Report From the 93rd Cardiovascular and Renal Drugs Advisory Committee Meeting, August 9–10, 2001
Two new drugs for the treatment of pulmonary hypertension received tentative approval at the 93rd meeting of the US Food and Drug Administration’s (FDA) Advisory Committee Meeting on August 9 to 10, 2001. Although the committee can recommend that the FDA approve the drugs, it is not mandatory that the agency accept that recommendation.
The first drug, Remodulin (trepostinil sodium), which is manufactured by United Therapeutics, was approved by a vote of 6 to 3 in the committee after an animated discussion. Although the study did not achieve its primary end point, ie, a 55 meter increment in a 6-minute walk and there was no trend toward reduced mortality or need for transplantation after Remodulin treatment, the approval was based on an improvement in perceived quality of life, dyspnea score, and a reduction in other symptoms such as syncope and fatigue, coupled with a lack of safety concerns. Because of the recognized poor clinical outcomes for patients with pulmonary hypertension, as well as the complicated and logistic problems associated with the only other FDA-approved therapy for this condition (ie, Flolan), a more liberal approach to approval was used.
Remodulin, or UT-15, is a structural analogue of prostacyclin, which acts as a vasodilator in the pulmonary and systemic circulation. Its terminal half-life is 2 to 4 hours. It is administered as a continuous subcutaneous infusion.
There were two pivotal, placebo-controlled trials considered by the committee. A total of 470 patients with primary or secondary pulmonary hypertension and functional class II to IV symptoms were entered into the 2 studies.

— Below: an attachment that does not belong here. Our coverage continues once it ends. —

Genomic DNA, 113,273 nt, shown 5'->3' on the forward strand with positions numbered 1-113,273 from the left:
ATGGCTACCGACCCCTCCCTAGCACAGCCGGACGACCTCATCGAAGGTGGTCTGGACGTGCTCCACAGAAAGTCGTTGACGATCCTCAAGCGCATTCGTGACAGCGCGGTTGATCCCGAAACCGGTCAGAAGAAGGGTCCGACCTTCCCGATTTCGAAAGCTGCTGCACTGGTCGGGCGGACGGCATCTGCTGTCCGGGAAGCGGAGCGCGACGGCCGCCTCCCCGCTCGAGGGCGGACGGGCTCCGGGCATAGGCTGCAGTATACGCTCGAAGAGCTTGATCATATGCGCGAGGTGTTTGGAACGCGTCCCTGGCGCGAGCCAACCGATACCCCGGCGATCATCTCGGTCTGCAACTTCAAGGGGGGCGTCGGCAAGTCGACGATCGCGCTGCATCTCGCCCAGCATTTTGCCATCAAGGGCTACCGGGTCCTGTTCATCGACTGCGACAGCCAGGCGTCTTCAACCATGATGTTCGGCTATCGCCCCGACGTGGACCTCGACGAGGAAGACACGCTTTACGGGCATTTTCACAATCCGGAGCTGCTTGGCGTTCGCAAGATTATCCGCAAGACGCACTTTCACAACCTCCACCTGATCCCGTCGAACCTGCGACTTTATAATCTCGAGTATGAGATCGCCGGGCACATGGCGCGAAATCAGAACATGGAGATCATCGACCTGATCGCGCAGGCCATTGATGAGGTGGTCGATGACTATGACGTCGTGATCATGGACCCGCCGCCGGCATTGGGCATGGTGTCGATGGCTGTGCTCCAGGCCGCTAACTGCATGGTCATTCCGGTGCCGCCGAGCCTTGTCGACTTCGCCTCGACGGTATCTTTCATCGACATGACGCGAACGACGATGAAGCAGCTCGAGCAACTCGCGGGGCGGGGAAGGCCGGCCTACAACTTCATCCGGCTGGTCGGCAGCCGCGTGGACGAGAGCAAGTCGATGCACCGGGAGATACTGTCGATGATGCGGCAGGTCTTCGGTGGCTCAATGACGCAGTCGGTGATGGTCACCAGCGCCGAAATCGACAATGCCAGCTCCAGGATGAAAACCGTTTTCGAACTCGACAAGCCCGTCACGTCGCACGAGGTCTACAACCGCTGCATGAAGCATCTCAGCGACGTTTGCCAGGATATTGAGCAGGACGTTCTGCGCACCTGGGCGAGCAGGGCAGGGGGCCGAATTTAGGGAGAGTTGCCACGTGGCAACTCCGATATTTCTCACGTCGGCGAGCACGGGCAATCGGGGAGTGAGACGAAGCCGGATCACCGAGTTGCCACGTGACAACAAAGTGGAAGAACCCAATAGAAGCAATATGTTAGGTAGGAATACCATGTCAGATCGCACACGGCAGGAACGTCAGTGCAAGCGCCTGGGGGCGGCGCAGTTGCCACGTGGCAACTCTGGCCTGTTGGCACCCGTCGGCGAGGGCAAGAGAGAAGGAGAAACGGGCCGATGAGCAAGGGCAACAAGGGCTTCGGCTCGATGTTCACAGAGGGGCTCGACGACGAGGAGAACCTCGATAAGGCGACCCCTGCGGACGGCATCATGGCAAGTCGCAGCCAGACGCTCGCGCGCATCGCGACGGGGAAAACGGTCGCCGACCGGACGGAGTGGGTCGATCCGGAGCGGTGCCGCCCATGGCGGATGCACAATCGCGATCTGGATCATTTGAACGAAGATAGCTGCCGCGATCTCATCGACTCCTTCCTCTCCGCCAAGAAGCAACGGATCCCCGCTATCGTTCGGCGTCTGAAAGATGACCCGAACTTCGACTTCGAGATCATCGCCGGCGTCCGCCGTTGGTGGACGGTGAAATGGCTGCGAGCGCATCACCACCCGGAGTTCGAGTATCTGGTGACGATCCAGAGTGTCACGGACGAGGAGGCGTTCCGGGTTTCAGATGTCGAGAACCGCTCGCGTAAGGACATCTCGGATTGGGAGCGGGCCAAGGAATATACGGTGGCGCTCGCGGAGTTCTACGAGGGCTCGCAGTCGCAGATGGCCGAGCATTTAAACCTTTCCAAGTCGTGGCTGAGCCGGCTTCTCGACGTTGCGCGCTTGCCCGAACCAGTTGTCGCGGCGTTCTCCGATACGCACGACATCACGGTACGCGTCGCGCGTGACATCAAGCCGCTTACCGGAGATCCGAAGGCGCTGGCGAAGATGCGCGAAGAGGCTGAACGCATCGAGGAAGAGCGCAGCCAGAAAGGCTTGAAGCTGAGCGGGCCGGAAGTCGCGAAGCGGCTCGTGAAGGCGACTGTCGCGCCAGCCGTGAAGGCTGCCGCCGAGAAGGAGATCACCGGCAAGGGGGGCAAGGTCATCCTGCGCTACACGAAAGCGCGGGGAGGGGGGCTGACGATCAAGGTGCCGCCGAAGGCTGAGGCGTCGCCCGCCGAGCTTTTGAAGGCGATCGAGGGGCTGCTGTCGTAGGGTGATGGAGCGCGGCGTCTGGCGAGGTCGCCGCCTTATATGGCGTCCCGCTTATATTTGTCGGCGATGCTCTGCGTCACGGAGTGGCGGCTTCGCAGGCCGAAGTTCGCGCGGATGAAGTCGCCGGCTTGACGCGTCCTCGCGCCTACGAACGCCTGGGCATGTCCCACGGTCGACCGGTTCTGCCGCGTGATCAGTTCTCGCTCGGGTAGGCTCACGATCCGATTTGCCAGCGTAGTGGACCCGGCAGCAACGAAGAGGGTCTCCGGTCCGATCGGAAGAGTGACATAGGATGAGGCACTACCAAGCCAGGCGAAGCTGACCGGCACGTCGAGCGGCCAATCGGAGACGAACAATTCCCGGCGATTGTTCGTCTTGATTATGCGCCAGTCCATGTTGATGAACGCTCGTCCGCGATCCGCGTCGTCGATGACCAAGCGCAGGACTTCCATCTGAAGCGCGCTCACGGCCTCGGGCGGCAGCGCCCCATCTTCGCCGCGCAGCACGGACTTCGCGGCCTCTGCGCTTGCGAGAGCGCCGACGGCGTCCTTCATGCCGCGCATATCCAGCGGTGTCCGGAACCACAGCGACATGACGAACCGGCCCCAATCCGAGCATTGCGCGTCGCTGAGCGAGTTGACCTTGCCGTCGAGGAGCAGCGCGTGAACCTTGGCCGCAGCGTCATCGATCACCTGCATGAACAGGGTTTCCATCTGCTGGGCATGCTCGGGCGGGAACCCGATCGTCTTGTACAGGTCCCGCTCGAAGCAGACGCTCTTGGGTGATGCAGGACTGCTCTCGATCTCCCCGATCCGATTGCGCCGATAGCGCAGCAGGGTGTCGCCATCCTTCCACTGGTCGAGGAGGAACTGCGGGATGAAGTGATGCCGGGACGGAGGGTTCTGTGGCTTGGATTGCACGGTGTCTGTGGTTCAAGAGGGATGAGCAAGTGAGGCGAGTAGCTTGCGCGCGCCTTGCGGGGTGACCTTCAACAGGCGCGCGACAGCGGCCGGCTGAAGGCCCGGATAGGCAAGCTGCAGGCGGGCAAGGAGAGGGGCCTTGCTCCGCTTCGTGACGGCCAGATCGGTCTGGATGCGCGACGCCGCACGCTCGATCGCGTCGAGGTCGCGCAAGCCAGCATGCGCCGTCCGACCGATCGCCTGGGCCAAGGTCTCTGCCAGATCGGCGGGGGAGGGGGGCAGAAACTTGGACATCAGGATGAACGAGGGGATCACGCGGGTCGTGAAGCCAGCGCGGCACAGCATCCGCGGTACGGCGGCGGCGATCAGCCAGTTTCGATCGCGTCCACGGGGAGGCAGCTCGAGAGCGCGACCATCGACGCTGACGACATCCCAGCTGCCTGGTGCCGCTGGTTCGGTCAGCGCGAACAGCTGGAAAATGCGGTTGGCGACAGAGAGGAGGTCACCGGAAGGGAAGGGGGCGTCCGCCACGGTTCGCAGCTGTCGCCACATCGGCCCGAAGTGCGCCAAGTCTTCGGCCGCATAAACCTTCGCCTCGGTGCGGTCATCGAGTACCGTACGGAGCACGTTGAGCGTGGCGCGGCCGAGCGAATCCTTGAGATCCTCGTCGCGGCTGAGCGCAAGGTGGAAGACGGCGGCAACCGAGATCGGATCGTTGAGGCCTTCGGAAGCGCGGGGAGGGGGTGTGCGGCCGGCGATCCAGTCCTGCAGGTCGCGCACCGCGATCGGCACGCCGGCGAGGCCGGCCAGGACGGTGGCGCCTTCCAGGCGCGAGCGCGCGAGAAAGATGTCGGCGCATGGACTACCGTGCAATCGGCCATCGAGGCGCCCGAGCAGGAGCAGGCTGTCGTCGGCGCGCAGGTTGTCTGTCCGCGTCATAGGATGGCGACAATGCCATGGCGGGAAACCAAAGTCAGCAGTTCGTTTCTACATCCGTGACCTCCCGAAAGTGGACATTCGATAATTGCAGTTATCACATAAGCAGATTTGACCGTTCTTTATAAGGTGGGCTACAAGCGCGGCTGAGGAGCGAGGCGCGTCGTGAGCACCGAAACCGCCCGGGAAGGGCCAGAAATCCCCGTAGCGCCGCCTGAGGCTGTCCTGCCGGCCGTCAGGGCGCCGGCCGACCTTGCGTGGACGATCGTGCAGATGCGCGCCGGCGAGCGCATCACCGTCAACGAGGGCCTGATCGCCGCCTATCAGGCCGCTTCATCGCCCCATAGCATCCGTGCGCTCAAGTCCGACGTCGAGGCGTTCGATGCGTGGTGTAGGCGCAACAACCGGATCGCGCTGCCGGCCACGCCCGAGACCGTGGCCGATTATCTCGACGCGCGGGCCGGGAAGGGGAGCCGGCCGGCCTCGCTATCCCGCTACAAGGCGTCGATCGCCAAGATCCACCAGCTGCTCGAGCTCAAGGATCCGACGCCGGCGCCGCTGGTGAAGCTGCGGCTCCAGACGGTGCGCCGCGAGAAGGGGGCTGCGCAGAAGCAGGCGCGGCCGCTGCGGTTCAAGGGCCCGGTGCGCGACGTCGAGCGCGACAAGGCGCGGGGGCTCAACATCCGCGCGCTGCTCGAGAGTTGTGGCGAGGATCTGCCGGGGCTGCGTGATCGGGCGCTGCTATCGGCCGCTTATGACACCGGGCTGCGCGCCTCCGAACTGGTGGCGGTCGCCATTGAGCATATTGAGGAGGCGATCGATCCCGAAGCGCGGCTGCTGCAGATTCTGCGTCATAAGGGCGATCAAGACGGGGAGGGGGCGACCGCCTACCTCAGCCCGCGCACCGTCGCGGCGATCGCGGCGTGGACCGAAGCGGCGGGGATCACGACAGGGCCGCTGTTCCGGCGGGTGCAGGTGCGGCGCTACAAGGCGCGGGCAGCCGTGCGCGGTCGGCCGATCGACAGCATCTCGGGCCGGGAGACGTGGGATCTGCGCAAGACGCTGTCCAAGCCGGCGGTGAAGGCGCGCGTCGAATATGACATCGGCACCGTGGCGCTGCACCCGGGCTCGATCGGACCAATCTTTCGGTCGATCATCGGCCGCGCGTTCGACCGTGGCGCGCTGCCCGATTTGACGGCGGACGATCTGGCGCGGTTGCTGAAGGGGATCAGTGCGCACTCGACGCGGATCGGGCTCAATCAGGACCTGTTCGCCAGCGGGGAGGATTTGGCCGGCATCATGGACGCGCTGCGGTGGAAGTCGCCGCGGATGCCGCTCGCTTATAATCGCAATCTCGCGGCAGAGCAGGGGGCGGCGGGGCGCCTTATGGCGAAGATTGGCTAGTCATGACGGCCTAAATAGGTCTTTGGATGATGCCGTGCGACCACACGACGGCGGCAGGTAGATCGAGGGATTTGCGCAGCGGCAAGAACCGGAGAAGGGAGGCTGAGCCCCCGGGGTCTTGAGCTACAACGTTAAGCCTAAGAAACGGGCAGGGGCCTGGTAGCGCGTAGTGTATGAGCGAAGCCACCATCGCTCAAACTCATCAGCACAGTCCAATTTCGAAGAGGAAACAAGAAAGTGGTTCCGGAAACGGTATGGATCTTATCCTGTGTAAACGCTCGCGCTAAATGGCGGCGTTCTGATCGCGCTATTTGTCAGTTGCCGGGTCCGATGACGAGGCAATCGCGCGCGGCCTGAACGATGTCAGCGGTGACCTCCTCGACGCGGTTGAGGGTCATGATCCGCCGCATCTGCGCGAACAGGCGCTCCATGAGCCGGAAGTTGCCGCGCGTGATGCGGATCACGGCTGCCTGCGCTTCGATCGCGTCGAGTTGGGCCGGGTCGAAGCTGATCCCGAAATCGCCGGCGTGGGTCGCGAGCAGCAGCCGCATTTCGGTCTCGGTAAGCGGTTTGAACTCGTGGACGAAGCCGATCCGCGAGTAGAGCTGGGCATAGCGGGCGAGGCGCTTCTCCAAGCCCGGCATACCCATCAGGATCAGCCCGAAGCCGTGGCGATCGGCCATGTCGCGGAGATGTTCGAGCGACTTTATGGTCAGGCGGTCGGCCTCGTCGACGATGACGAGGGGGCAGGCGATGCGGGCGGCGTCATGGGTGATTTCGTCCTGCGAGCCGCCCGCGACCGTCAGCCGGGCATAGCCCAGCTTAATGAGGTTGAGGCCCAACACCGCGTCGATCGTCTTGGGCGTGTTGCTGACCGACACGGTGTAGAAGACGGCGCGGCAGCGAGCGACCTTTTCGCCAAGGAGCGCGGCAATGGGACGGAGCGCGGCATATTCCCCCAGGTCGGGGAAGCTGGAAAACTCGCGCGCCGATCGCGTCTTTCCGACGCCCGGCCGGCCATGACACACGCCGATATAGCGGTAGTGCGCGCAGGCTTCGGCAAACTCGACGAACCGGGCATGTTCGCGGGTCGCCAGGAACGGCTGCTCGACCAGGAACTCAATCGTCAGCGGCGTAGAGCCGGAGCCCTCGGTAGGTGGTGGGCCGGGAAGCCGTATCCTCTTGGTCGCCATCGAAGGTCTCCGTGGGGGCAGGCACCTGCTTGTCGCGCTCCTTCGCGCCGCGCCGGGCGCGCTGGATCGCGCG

Investigators hoped that after 3 months of therapy, patients in the studies would be able to walk 55 meters more in 6 minutes than they had before the study. However, the treatment group was able to walk only an average of 10 meters more after therapy, less than the prespecified objective. Nor did the studies reach the level of statistical significance for which the researchers had hoped.
The committee voted 10 to 0 to approve a second drug for pulmonary hypertension, bosentan (Tracleer), which is manufactured by Actelion Pharmaceuticals. It is the first orally active, nonpeptide antagonist of endothelin receptors developed to treat the disorder.
In 2 placebo-controlled trials, 246 class III to IV patients with pulmonary hypertension achieved the primary end point of a 44-meter difference in a 6-minute walk between the treatment and placebo groups. The difference was statistically significant at P=0.0002. In addition, patients experienced significant improvements in dyspnea, functional class, and time to worsening symptoms.
The first study involved 32 patients who were randomized in a 2:1 manner to 125 mg of bosentan twice a day or placebo. In the second study, 213 patients were randomized equally to 3 groups. One group took 125 mg BID; a second took 250 mg BID, and a third took placebo. The bosentan groups received 62.5 mg BID for the first 4 weeks of therapy.
The drug did have safety issues, including potential teratogenicity, which requires exclusion of pregnancy before treatment; decreased hemoglobin of unknown cause; liver toxicity with a dose-related increase of liver enzymes in as many as 11% of patients; and many potential interactions with other drugs.
The sponsor will implement a monitoring/surveillance program and identify drugs that should be either avoided or undergo dose adjustment if patients are treated with bosentan.